ByElise Jost, writer at
"It's a UNIX system! I know this!" Twitter @elisejost
Elise Jost

While online movie rating systems have never been one hundred percent reliable, recent clashes between fans and critics around the blockbuster movies of the summer have further confirmed that audiences are growing increasingly distrustful of online scores, favoring the recommendations of their peers to decide if a movie was worth seeing or not.

Still, a lot of people will check sites such as IMDb and Rotten Tomatoes to get an indicator of a movie's quality — but while the latter distinguishes critics based on the publication they write for, the former can be contributed to by anyone.

The Online Ratings For The Promise Look Suspicious

What does that have to do with , the movie starring Christian Bale, Oscar Isaac and Charlotte Le Bon that premiered at this year's Toronto International Film Festival? The movie sports a mediocre 4.1/10 rating on IMDb, but before you give up on watching it, take a look at the breakdown of the reviews below:

via IMDb
via IMDb

Out of 86,704 votes, 55,126 gave the movie 1/10 and 30,639 awarded it 10/10, then add to that the fact that this movie hasn't been screened anywhere else than at TIFF in September yet. Meanwhile on YouTube, the comments on the trailer are disabled and the number of likes and dislikes is hidden. Is this the sign of a movie hated with a passion by fans, such as the Ghostbusters reboot, or could it be targeted for different reasons?

What Is The Promise About?

In order to understand why The Promise seems to be under attack by online reviewers before it has even been released anywhere in the world, it's crucial to break down the plot and the true events it was based on. The IMDb summary sells the story as a love triangle between an American journalist (played by Bale) and two young Armenians (Isaac and Le Bon), but there's a much grimmer background to their relationship.

The story takes place during a defining era for Armenians, namely the end of the Ottoman Empire — most of which has become Turkey today — where the Armenian genocide took place before and during World War I. Most of us are familiar with the Holocaust, during which the Nazi regime sought to exterminate the Jews of Europe, but the Armenian genocide is unfortunately still too rarely acknowledged and discussed.

The Bleak History Of The Armenian Genocide Needs To Be Acknowledged

While the oppression of the Armenian population, mostly of Christian belief, had been recurrent under the Muslim Ottoman rule since the mid-19th century, abuse of Armenians took a turn for the worse in the years of World War I. On April 24, 1915, around 250 Armenian intellectuals who had been advocating for better treatment of the Armenian minority were deported to Ankara, officials claiming that they were a threat to the empire in the war. Most of them were murdered shortly thereafter.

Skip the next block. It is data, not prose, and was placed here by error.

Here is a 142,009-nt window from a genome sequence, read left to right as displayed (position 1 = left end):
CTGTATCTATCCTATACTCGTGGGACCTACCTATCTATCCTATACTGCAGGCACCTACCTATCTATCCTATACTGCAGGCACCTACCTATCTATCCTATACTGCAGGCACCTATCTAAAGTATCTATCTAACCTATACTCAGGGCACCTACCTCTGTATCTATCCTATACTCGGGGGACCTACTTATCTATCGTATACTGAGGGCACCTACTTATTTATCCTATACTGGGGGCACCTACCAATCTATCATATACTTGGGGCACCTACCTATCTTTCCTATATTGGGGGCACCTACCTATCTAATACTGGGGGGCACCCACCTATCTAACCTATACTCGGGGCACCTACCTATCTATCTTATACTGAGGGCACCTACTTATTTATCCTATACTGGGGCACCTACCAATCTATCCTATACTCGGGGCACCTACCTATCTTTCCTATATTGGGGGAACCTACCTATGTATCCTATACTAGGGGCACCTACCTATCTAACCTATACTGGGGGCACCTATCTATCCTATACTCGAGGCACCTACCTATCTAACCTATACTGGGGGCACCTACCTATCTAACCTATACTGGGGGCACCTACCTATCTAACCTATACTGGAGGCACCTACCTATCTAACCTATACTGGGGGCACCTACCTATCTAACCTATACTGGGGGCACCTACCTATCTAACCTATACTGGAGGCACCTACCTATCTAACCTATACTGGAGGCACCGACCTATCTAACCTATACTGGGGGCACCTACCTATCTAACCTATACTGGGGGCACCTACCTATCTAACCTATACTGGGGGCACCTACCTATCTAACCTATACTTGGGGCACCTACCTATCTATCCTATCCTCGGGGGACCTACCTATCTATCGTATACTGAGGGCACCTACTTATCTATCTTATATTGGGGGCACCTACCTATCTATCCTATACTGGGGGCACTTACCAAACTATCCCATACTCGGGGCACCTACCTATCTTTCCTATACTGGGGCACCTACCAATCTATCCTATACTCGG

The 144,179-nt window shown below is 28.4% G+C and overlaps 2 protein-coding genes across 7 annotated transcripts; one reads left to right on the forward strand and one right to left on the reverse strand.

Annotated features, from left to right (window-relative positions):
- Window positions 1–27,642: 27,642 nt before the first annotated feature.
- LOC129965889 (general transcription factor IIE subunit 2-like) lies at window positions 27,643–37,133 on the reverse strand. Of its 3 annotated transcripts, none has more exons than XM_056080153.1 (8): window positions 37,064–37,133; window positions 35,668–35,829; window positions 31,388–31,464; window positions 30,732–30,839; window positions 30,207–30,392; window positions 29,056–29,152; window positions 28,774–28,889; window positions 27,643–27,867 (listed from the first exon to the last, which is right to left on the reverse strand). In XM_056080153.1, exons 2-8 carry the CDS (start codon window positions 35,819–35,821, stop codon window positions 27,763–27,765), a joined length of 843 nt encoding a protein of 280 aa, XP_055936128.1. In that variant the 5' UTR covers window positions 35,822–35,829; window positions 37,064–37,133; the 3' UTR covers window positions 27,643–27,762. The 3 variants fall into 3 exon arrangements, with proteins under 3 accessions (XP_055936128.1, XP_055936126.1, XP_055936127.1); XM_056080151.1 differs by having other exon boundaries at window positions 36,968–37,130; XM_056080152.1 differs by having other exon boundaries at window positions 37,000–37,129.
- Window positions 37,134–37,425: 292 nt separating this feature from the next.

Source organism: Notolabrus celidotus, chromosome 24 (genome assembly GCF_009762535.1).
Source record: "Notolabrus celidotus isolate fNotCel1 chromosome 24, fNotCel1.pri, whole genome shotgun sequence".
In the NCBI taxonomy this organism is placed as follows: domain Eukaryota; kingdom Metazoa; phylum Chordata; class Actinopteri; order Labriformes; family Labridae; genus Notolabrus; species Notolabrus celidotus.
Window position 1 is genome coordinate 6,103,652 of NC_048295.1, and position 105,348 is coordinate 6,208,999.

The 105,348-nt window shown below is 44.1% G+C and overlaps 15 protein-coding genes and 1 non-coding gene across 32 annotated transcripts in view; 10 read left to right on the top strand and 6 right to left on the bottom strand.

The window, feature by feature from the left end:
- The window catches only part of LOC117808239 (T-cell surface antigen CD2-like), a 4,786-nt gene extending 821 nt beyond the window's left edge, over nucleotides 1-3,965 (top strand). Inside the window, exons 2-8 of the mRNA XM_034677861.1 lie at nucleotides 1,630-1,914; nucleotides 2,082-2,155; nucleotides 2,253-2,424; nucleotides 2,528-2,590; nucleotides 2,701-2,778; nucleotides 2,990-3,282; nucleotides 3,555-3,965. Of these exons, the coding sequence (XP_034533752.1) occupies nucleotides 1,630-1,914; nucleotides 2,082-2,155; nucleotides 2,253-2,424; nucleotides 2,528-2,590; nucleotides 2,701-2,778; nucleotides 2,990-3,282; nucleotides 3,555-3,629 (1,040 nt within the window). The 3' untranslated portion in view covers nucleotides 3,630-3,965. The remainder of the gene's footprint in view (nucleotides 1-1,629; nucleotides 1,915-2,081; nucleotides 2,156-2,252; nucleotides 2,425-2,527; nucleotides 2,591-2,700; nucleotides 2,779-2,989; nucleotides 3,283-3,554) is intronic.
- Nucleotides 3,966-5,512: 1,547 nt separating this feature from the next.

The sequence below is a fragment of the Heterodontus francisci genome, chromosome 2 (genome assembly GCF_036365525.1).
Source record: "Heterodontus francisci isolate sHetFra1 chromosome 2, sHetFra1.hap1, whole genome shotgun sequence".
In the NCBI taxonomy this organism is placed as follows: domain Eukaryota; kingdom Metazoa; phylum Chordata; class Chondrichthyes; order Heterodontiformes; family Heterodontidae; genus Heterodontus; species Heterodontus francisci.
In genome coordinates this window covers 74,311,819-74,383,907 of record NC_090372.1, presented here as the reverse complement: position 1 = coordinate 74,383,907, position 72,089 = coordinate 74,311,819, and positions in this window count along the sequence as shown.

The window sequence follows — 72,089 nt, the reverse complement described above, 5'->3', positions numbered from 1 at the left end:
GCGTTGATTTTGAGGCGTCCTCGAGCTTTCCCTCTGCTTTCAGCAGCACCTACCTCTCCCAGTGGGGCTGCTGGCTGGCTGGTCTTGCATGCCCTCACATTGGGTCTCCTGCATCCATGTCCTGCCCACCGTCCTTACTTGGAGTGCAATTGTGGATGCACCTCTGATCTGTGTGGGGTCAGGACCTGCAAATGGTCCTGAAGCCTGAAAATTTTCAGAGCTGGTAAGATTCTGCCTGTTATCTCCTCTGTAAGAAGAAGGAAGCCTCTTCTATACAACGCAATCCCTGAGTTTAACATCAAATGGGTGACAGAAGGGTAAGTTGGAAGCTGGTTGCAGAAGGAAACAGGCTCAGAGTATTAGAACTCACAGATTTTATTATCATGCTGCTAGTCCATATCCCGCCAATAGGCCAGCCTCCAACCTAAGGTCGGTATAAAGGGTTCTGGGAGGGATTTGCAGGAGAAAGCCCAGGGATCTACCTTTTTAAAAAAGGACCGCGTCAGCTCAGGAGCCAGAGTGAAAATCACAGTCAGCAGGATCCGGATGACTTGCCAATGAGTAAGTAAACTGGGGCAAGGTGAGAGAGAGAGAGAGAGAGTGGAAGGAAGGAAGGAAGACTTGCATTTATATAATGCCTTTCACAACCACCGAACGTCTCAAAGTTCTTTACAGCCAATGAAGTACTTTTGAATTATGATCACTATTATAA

But those speaking out weren't the only ones targeted: An actual "Temporary Law of Deportation" granted the Ottoman government the rights to deport anyone considered a threat to national security. Meanwhile, Armenian soldiers were withdrawn from the ranks of the Ottoman army, and women, children and elder men were rounded up and sent to march through the Syrian desert without any supplies or possibility to rest. Thousands died on the road, and surviving the trip wasn't a sign of hope either: The remaining ones were brutally murdered, some of them burned alive. In 1915, the New York Times wrote:

The roads and the Euphrates [river] are strewn with corpses of exiles, and those who survive are doomed to certain death. It is a plan to exterminate the whole Armenian people.

It's a short summary for such a complex and gruesome event, but in the end it's been established that around 1.5 million Armenians lost their lives.

Denial: A Different Kind Of Censorship

Raphael Lemkin
Raphael Lemkin

Yet to this day, the Turkish government has refused to call the event a "genocide" — even though the creator of the term, Raphael Lemkin, said he was inspired by the Armenian tragedy when he coined it in 1943. Turkey's denial and strategic position in the Middle East has led other countries to subtly avoid acknowledging the event as a "genocide," including the United States, the United Kingdom and Israel.

If these governments are still refusing to deem the extermination of the Armenian population a crime against humanity, it's not surprising that a movie with a popular cast and an inviting love story wouldn't be so welcome in theaters. While we can't verify who's trying to bring down the ratings of The Promise, Reddit user eye2eyemusic pointed out that this was the kind of measure the Turkish government was capable of taking, and explained how important it was that this movie be given its chance to succeed:

As Armenians, we have not really had movies like 'Schindler's List' and 'Life is Beautiful' to put the Armenian Genocide in the media forefront. I would really like to see this movie succeed. I find the behavior of the Turkish Government to be atrocious, but from my seat, the only way I can correct this type of behavior is to call it out and direct people's attention to it.

'Schindler's List'
'Schindler's List'

Whether or not the movie is good is beside the point: What matters is that it could help raise awareness on a chapter of history that has been buried for way too long. Although it appears to heavily romanticize the story, it could still help shed some light on the horrors inflicted on the Armenian population, and maybe even more than a simple documentary. The attractive heroes and the emotional romance might just help sell the movie.

The Promise doesn't have a release date yet, but stay tuned!


Will you watch 'The Promise'?

[Sources: The New York Times, SF Gate, The Guardian]


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